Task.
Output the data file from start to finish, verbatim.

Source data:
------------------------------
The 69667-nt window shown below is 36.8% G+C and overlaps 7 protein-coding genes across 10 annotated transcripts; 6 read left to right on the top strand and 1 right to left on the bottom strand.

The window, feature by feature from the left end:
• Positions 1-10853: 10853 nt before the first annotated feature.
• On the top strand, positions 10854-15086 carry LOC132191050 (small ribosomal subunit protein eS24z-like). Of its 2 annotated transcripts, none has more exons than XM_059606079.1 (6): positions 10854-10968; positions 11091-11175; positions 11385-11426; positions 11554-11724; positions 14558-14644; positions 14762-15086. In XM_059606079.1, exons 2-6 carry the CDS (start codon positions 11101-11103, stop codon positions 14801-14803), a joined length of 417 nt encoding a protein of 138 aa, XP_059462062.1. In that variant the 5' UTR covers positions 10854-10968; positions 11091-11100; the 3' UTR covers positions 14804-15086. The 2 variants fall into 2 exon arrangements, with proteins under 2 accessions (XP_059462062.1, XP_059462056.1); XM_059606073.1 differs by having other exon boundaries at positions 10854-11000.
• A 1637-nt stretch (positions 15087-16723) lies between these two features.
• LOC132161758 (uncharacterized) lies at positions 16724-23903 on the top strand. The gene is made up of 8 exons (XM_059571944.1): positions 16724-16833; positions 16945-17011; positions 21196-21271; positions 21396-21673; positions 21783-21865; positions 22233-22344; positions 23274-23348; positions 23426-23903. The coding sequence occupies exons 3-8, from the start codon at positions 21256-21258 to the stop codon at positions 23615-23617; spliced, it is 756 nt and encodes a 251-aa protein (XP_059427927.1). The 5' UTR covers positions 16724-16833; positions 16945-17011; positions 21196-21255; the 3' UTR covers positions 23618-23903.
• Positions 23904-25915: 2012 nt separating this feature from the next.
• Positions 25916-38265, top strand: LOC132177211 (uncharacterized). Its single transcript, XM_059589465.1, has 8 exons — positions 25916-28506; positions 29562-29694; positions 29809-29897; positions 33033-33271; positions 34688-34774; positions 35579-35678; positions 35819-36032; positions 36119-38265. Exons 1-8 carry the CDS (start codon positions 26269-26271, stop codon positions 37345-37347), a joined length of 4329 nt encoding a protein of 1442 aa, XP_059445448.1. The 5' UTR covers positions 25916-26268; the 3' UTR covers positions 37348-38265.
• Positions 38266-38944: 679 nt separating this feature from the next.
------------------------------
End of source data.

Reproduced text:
The 69667-nt window shown below is 36.8% G+C and overlaps 7 protein-coding genes across 10 annotated transcripts; 6 read left to right on the top strand and 1 right to left on the bottom strand.

The window, feature by feature from the left end:
• Positions 1-10853: 10853 nt before the first annotated feature.
• On the top strand, positions 10854-15086 carry LOC132191050 (small ribosomal subunit protein eS24z-like). Of its 2 annotated transcripts, none has more exons than XM_059606079.1 (6): positions 10854-10968; positions 11091-11175; positions 11385-11426; positions 11554-11724; positions 14558-14644; positions 14762-15086. In XM_059606079.1, exons 2-6 carry the CDS (start codon positions 11101-11103, stop codon positions 14801-14803), a joined length of 417 nt encoding a protein of 138 aa, XP_059462062.1. In that variant the 5' UTR covers positions 10854-10968; positions 11091-11100; the 3' UTR covers positions 14804-15086. The 2 variants fall into 2 exon arrangements, with proteins under 2 accessions (XP_059462062.1, XP_059462056.1); XM_059606073.1 differs by having other exon boundaries at positions 10854-11000.
• A 1637-nt stretch (positions 15087-16723) lies between these two features.
• LOC132161758 (uncharacterized) lies at positions 16724-23903 on the top strand. The gene is made up of 8 exons (XM_059571944.1): positions 16724-16833; positions 16945-17011; positions 21196-21271; positions 21396-21673; positions 21783-21865; positions 22233-22344; positions 23274-23348; positions 23426-23903. The coding sequence occupies exons 3-8, from the start codon at positions 21256-21258 to the stop codon at positions 23615-23617; spliced, it is 756 nt and encodes a 251-aa protein (XP_059427927.1). The 5' UTR covers positions 16724-16833; positions 16945-17011; positions 21196-21255; the 3' UTR covers positions 23618-23903.
• Positions 23904-25915: 2012 nt separating this feature from the next.
• Positions 25916-38265, top strand: LOC132177211 (uncharacterized). Its single transcript, XM_059589465.1, has 8 exons — positions 25916-28506; positions 29562-29694; positions 29809-29897; positions 33033-33271; positions 34688-34774; positions 35579-35678; positions 35819-36032; positions 36119-38265. Exons 1-8 carry the CDS (start codon positions 26269-26271, stop codon positions 37345-37347), a joined length of 4329 nt encoding a protein of 1442 aa, XP_059445448.1. The 5' UTR covers positions 25916-26268; the 3' UTR covers positions 37348-38265.
• Positions 38266-38944: 679 nt separating this feature from the next.